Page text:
Where on the coast is the property?

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Where on the coast is the property?

A goat you say? I'll do it! The bears eat the garbage and spread what they dont like across the yard :sad: , the deer eat anything they like in the garden leaving it ravaged, the birds eat all my seeds - what is one more of nature's lovely creatures! :laugh:

I am in Secret Cove. Are you also somewhere on the 101?

"Thy food shall be thy medicine" -Hippocrates

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Where on the coast is the property?

A goat you say? I'll do it! The bears eat the garbage and spread what they dont like across the yard :sad: , the deer eat anything they like in the garden leaving it ravaged, the birds eat all my seeds - what is one more of nature's lovely creatures! :laugh:

I am in Secret Cove. Are you also somewhere on the 101?

No, my parents live in Roberts Creek.

more info

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Just bought a large rosemary plant from Donald's Market on Hastings and Nanaimo. They have a few other herbs and vegetables plants throughout the summer. I find the prices much better than some of the gardening stores that I frequent.

I'm looking for Thai basil, either sprouted or in seed form. Anyone know where I can get them without having to place an order? I bought one from an organic store on Main and 19th but it seems to be dying.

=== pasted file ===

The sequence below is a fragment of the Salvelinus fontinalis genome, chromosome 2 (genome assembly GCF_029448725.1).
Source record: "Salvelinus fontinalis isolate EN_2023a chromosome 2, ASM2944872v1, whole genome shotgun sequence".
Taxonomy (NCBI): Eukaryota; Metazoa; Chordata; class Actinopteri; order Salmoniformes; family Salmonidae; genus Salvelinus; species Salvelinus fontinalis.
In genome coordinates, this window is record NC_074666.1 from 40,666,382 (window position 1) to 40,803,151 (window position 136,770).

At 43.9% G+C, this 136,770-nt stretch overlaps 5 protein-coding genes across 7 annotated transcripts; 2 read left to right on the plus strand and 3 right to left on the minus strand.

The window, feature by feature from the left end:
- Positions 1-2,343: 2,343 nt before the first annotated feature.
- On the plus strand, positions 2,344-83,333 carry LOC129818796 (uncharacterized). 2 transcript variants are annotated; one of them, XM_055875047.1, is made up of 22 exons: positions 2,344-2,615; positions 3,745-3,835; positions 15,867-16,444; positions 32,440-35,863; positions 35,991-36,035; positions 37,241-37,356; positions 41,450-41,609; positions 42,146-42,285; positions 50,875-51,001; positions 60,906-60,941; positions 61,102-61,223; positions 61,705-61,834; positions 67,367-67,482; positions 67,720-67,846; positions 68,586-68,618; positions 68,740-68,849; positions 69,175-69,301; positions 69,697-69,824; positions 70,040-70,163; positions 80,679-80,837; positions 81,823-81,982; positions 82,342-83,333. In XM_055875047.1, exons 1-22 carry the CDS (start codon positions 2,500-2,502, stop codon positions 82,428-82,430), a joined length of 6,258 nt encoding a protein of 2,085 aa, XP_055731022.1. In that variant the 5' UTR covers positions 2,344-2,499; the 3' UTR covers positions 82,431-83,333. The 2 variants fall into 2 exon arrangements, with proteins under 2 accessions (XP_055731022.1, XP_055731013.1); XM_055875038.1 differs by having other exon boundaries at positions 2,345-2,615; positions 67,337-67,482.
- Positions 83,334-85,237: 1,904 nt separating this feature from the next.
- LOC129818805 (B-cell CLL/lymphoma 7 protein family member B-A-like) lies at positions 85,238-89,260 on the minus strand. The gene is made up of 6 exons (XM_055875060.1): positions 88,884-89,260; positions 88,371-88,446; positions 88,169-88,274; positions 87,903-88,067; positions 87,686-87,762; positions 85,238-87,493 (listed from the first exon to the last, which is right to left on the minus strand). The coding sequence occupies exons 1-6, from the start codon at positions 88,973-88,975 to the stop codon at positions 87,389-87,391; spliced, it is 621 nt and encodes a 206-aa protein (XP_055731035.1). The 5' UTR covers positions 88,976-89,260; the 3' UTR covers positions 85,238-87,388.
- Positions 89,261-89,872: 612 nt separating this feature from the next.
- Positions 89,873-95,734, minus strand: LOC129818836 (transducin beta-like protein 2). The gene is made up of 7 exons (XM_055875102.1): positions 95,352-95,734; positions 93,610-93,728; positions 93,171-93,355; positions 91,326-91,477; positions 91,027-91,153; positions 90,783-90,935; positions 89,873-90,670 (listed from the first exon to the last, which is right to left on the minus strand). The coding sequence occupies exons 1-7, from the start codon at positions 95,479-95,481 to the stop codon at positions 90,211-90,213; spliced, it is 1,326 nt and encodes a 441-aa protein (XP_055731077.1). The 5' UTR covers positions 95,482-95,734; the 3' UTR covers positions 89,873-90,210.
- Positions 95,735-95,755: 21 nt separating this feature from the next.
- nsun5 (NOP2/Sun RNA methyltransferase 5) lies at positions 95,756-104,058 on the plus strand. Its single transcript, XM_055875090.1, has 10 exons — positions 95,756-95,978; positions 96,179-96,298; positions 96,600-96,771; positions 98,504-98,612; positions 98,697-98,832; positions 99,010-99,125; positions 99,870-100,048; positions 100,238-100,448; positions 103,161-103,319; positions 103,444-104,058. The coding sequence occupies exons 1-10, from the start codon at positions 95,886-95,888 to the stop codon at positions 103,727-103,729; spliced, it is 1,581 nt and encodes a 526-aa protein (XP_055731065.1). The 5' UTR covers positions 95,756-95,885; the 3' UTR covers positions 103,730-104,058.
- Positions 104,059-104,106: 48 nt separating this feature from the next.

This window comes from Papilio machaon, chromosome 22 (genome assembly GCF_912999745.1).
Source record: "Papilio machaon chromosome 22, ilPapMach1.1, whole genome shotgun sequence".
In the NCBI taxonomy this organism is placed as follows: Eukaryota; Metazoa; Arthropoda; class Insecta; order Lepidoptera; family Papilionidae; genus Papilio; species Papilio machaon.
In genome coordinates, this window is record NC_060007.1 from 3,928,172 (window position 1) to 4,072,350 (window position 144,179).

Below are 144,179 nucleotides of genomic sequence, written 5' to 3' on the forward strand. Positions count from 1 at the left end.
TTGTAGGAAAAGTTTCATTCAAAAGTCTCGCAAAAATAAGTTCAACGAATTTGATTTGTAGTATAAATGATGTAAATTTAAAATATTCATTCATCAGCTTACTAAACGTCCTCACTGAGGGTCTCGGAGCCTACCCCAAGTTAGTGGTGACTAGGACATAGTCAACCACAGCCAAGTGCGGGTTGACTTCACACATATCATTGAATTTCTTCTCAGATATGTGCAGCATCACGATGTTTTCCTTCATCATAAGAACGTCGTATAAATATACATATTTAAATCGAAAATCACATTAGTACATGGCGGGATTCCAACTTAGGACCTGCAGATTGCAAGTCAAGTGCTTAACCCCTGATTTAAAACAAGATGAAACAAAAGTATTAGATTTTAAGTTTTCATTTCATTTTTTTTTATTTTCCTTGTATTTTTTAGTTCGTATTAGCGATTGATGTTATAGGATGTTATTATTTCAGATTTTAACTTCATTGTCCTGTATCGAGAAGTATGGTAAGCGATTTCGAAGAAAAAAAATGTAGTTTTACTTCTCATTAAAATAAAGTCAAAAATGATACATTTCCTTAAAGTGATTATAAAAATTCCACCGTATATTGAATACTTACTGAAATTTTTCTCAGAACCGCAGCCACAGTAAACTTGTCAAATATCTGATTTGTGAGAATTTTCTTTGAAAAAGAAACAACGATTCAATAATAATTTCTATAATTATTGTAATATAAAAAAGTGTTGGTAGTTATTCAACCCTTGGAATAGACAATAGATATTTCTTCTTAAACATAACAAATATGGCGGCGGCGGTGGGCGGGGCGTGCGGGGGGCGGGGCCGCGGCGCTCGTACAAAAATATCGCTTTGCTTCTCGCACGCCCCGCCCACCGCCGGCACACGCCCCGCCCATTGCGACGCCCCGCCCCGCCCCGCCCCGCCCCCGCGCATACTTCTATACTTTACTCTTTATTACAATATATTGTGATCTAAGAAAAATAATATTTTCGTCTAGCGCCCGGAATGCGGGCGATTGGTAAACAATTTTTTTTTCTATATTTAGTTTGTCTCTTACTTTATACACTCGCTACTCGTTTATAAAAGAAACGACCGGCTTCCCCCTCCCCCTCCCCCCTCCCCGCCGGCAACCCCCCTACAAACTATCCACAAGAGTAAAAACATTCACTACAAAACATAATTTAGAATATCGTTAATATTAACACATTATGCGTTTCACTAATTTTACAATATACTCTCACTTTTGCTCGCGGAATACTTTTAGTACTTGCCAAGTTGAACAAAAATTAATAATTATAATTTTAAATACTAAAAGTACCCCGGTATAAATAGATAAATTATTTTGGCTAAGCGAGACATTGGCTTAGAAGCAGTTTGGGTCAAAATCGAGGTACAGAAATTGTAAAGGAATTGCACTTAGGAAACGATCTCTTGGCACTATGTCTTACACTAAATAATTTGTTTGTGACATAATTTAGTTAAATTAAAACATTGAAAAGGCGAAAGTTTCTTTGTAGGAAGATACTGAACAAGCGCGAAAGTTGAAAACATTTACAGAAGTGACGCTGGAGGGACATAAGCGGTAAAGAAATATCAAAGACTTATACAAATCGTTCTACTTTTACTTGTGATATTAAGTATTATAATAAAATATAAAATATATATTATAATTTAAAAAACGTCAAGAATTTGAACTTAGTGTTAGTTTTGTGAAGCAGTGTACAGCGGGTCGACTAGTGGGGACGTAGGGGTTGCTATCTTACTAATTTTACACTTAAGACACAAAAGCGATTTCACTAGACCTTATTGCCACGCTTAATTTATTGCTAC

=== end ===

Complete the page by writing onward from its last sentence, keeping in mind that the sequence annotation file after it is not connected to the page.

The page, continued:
Edited by maxmillan (log)
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I have just returned from a weekend of gardening (and I have the blisters to prove it!)  I am starting fresh on land that hasn't seen a rake or a hoe ...well, maybe ever!  It is the Sunshine Coast so the land consists of rocks and blackberry bushes....and cedar trees and rocks and more blackberry....

I had a dump truck load of top soil delivered last week and now I dont know if I can afford to buy any plants! :laugh:

I haven't actually planted anything yet. :wacko:  I am still trying to figure out what to do with the blackberry bushes that are choking the life out of everything on the property.  (They've already killed one rather tall alder :sad: )  I am dead against the use of chemicals but every single person I talk to says the same thing - kill it with the strong stuff!

I am looking for alternatives - anything!  I will try it.

Is it odd that I am looking for ways to get rid of this mess when there is a big piece of blackberry pie sitting on my kitchen counter right now! 

The other day I was at Home Depot and they were selling blackberry bushes......is this some kind of sick joke?  Come on over!  I will give you all you want for free~!

I suspect the blackberry bushes at Home Depot were the thornless variety. We have one, and it's quite different than the wild ones - our berries are larger, firmer and sweeter. And if you've got little kids, the thornless ones are a blessing.

Anybody who believes that the way to a man's heart is through his stomach flunked geography.

~ Robert Byrne